With grateful hearts and helpful hands, have a wonderful, peaceful Thanksgiving!


*karendianne. said...

What a delightful post, Marcie! I really love the heart that came thru this note from Plumpkin. I bet it brought a tear to at least one of your eyes.

I never knew a thing about chestnuts (except horses) and I read all the way thru so now I'm up-to-speed. What I learned today: Try not to eat too much as you stuff the bird. That's where my trouble would be. There and the Apple Pie. I'm such a sucker for Apple Pie!

SandyQuilts said...

Oh she is adorable.

I suggest for Christmas you give her a webcam ... like Hue WebCam.
They're fairly cheap $20 and work great. Then both of you need to download Skype
it's very cheap FREE

Then she can talk/see you anytime.

We live in WV and talk to all our family via Skype/Hue all over the country.

Karen said...

You have a different Thanksgiving meal than what we traditionally have. I have never tasted a chestnut let alone chestnut dressing.

Sheila said...

I have never heard of chestnut dressing, and I've never eaten one either. But, thanks for the recipe... I will save it and try it sometime. Chestnuts look amazingly like (Ohio) Buckeyes. Being next to PA, I imagine they must be in the same family.

Your granddaughter is so precious!

paulette said...

Your little Plumpkin is adorable!! I bet she stole the show!

Julie in the Barn said...

Aren't grandkids the best? It warms the heart to read your post. I especially love the holiday food traditions. Thanks for the lesson on chestnuts. Our family always had oyster dressing for my Dad. He was the only one who loved it so it no longer graces our table. Giblets flavor our dressing now, with celery and onions sauteed in plenty of butter. We'll be enjoying Grandma's punkin' pies, too, although they are better the next day for breakfast. Happy turkey day to you and yours.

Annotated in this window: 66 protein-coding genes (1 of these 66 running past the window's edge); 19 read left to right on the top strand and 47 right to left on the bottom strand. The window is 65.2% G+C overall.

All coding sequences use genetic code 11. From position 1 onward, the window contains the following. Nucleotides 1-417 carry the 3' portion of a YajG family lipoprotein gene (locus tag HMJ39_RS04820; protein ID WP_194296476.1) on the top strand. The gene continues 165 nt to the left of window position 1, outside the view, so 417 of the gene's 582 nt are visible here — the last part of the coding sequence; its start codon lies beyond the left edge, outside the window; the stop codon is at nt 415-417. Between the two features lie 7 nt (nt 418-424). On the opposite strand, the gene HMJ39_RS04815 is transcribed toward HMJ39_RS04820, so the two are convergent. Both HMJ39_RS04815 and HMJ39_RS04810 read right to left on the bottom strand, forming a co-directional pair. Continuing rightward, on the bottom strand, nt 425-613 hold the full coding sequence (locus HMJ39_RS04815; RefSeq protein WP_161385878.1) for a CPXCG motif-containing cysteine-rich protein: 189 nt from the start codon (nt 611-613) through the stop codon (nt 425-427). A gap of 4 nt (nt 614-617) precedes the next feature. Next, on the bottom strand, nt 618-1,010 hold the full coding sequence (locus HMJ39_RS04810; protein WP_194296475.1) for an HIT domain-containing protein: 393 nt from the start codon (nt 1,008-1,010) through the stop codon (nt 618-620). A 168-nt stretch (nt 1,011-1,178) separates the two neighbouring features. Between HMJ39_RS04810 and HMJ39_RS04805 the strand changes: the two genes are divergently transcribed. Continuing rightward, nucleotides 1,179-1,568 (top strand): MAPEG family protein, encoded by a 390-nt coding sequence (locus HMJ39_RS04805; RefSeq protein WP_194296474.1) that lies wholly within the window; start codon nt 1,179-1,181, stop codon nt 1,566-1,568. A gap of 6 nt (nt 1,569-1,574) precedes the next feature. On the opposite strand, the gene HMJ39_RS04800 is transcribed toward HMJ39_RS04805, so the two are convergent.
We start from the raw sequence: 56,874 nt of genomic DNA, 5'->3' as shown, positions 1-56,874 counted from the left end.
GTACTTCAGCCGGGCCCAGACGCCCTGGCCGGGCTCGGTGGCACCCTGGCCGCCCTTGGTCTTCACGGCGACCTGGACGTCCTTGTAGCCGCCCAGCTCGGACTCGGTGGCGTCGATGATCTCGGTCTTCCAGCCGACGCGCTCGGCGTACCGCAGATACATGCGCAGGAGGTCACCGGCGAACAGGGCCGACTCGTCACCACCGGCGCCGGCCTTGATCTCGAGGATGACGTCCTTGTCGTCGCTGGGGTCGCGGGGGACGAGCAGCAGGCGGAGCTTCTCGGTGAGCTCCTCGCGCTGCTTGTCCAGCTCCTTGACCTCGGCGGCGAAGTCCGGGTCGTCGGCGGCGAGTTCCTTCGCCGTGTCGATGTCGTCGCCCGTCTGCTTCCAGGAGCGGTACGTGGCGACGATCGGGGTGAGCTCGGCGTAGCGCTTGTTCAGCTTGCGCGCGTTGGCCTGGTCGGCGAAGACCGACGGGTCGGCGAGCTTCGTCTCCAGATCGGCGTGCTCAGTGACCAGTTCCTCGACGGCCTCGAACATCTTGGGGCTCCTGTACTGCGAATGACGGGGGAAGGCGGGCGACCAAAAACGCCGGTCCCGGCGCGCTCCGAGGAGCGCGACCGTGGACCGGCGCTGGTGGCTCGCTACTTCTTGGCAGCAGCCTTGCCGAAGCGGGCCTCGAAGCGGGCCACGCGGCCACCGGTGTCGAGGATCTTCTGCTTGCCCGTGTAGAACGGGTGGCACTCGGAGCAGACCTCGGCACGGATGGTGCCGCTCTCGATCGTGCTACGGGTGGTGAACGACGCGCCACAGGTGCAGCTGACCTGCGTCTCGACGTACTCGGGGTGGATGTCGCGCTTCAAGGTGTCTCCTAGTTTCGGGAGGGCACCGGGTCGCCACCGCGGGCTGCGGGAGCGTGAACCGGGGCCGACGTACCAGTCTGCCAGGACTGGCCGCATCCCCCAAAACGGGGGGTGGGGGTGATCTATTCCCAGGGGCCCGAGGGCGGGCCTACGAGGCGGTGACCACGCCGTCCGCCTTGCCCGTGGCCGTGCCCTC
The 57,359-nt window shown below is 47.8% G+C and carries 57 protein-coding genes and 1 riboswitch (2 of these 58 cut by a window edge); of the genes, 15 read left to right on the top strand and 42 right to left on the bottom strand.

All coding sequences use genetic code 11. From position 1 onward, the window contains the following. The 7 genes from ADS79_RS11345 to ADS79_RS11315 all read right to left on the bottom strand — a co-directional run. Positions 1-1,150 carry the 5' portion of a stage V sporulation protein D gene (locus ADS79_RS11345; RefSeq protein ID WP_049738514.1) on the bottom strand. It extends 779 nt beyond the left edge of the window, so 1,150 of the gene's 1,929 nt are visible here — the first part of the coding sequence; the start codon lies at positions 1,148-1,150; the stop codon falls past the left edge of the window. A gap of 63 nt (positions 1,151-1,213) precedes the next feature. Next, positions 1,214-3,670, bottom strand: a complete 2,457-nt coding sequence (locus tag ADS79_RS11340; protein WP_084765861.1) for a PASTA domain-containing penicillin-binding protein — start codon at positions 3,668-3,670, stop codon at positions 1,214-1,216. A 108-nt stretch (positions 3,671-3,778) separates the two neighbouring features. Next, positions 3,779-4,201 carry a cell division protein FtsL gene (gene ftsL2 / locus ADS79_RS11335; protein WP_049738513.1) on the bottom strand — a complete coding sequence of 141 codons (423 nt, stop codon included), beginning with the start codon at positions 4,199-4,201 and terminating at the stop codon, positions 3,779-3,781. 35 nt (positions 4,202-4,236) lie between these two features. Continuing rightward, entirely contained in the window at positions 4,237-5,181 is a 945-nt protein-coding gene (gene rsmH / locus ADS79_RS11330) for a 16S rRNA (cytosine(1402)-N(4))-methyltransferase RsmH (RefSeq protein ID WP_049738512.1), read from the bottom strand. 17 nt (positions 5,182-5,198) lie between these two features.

Janet said...

I grew up with chestnuts, my grandparents had a tree, but only ever had them roasted or boiled. Your GD is simply adorable.

Sew Create It - Jane said...

That email is cute...I love what kids honest! :o)

onlymehere said...

I'm thinking I'll try this recipe at Christmas. It sounds so yummy. The email is so adorable. It will be fun when my granddaughter starts to put words together and I can actually hear or read what she wants to say to me. Right now it's pretty much just jibberish (only 16 months old) but she does say a few words. Did she ever get to tell her sibling what she wanted to say at the microphone? She's a doll.

Karen said...

What a sweetie pie!! Innocence and honesty is such a blessing. It comes mostly from the hearts of children. Your Thanksgiving meal sounds very yummy! :0)

sewprimitive karen said...

Plumpkin could be a Movie Star so easily. She is beautiful. You make me want to try to prepare and cook chestnuts; never have tried that.

Libby said...

What a delightful e-mail . . . I would be checking the walk today, just in case. She might just be out there *S*

I love the traditions of the holidays. Like you, now that we are just two - I MUST still do everything the same. It wouldn't be the holidays if I didn't *s*